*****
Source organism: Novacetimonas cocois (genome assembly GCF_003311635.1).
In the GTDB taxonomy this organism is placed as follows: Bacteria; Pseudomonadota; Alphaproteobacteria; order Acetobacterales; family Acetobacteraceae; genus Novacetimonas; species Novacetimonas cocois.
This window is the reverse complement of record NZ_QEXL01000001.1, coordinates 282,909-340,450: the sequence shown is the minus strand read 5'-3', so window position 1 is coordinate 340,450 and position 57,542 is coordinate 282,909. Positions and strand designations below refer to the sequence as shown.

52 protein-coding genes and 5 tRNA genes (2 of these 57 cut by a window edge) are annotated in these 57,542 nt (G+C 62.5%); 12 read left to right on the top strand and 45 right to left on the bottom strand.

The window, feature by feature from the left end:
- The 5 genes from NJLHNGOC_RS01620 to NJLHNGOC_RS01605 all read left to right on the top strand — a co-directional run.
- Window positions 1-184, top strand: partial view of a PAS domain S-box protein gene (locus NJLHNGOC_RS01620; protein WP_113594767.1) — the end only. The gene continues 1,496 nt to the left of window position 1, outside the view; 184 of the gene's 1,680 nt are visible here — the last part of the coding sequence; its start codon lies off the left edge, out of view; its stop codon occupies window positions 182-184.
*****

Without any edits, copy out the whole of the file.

Source organism: Novacetimonas cocois (genome assembly GCF_003311635.1).
In the GTDB taxonomy this organism is placed as follows: Bacteria; Pseudomonadota; Alphaproteobacteria; order Acetobacterales; family Acetobacteraceae; genus Novacetimonas; species Novacetimonas cocois.
This window is the reverse complement of record NZ_QEXL01000001.1, coordinates 282,909-340,450: the sequence shown is the minus strand read 5'-3', so window position 1 is coordinate 340,450 and position 57,542 is coordinate 282,909. Positions and strand designations below refer to the sequence as shown.

52 protein-coding genes and 5 tRNA genes (2 of these 57 cut by a window edge) are annotated in these 57,542 nt (G+C 62.5%); 12 read left to right on the top strand and 45 right to left on the bottom strand.

The window, feature by feature from the left end:
- The 5 genes from NJLHNGOC_RS01620 to NJLHNGOC_RS01605 all read left to right on the top strand — a co-directional run.
- Window positions 1-184, top strand: partial view of a PAS domain S-box protein gene (locus NJLHNGOC_RS01620; protein WP_113594767.1) — the end only. The gene continues 1,496 nt to the left of window position 1, outside the view; 184 of the gene's 1,680 nt are visible here — the last part of the coding sequence; its start codon lies off the left edge, out of view; its stop codon occupies window positions 182-184.